JW: Was there one aspect of his life or one particular project that you were most looking forward to diving into and exploring in depth?

KM: I think what interested me the most is the fact that he was able to build a successful career with such an unorthodox vision. I think people respond to the element of magic in his work. That things can happen in a kind of magical way and they do. 


I think David has always told the same story. Leonard Cohen said that every songwriter has one song, and you keep thinking you're doing something new, but she returns to you again and again in the original blue gown. That's how he put it


JW: What three David Lynch projects go in the personal Kristine McKenna ‘pantheon’?

KM: If I had to save three it would be Eraserhead, The Elephant Man and either Blue Velvet or Mulholland Drive. Why The Elephant Man? Because it's so classically beautiful and it's executed with such subtlety. It's just a beautiful movie. Eraserhead because it's so audacious and crazy. How he did that on nothing, I don’t know. It was $300K. And Mulholland Drive combines everything that he's interested in: illusions about life, terrible violence, the craven impulses of people. It's a big, complete movie.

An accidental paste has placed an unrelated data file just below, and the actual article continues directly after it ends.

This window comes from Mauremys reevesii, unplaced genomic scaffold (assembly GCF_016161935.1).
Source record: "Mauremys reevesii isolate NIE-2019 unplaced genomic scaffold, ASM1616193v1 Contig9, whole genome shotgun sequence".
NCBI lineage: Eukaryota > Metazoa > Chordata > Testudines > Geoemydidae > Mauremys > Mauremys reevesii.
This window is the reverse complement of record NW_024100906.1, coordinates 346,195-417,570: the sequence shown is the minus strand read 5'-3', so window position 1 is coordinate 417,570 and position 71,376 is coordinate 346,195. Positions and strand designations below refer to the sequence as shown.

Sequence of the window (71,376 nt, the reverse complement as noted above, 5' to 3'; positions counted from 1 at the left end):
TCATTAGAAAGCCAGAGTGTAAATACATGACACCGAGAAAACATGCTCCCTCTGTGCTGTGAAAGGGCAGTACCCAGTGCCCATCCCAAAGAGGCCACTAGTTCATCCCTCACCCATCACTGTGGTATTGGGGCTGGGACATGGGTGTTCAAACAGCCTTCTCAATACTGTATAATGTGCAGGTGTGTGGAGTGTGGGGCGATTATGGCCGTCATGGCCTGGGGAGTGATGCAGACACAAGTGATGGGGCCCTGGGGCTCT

JW: It is true that Showtime never saw a script for the Twin Peaks: The Return?

KM: It’s true. They financed the whole thing entirely. There aren't many directors in the world who can get away with doing that: you get what you are going to get. And it’s going to be eighteen episodes, not nine.


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Kristine with Leonard Cohen at KCRW in the mid '80s. Photograph by Nick Chase, courtesy Kristine McKenna

JW: And there's going to be three minute sequences of someone just sweeping the floor. Do you remember watching Twin Peaks when it aired?